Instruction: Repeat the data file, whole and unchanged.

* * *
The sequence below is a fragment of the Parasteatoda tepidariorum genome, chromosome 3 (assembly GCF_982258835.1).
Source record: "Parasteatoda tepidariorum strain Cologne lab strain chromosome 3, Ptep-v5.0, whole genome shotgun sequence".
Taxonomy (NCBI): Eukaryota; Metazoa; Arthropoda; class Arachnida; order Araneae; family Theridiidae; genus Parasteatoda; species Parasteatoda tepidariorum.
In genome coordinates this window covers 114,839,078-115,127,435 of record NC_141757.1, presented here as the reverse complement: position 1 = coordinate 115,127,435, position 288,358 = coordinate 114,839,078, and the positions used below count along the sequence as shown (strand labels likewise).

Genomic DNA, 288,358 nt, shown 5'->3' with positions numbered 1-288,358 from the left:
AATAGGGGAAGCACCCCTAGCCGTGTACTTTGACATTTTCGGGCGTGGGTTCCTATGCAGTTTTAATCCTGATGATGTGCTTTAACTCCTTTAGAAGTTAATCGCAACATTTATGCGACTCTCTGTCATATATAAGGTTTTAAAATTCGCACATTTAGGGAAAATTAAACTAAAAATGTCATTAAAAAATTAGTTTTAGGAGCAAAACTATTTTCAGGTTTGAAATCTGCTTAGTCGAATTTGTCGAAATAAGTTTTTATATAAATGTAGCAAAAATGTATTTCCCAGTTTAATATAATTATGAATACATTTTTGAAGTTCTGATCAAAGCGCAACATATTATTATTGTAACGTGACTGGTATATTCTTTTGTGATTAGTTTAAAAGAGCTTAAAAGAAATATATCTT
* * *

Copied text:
The sequence below is a fragment of the Parasteatoda tepidariorum genome, chromosome 3 (assembly GCF_982258835.1).
Source record: "Parasteatoda tepidariorum strain Cologne lab strain chromosome 3, Ptep-v5.0, whole genome shotgun sequence".
Taxonomy (NCBI): Eukaryota; Metazoa; Arthropoda; class Arachnida; order Araneae; family Theridiidae; genus Parasteatoda; species Parasteatoda tepidariorum.
In genome coordinates this window covers 114,839,078-115,127,435 of record NC_141757.1, presented here as the reverse complement: position 1 = coordinate 115,127,435, position 288,358 = coordinate 114,839,078, and the positions used below count along the sequence as shown (strand labels likewise).

Genomic DNA, 288,358 nt, shown 5'->3' with positions numbered 1-288,358 from the left:
AATAGGGGAAGCACCCCTAGCCGTGTACTTTGACATTTTCGGGCGTGGGTTCCTATGCAGTTTTAATCCTGATGATGTGCTTTAACTCCTTTAGAAGTTAATCGCAACATTTATGCGACTCTCTGTCATATATAAGGTTTTAAAATTCGCACATTTAGGGAAAATTAAACTAAAAATGTCATTAAAAAATTAGTTTTAGGAGCAAAACTATTTTCAGGTTTGAAATCTGCTTAGTCGAATTTGTCGAAATAAGTTTTTATATAAATGTAGCAAAAATGTATTTCCCAGTTTAATATAATTATGAATACATTTTTGAAGTTCTGATCAAAGCGCAACATATTATTATTGTAACGTGACTGGTATATTCTTTTGTGATTAGTTTAAAAGAGCTTAAAAGAAATATATCTT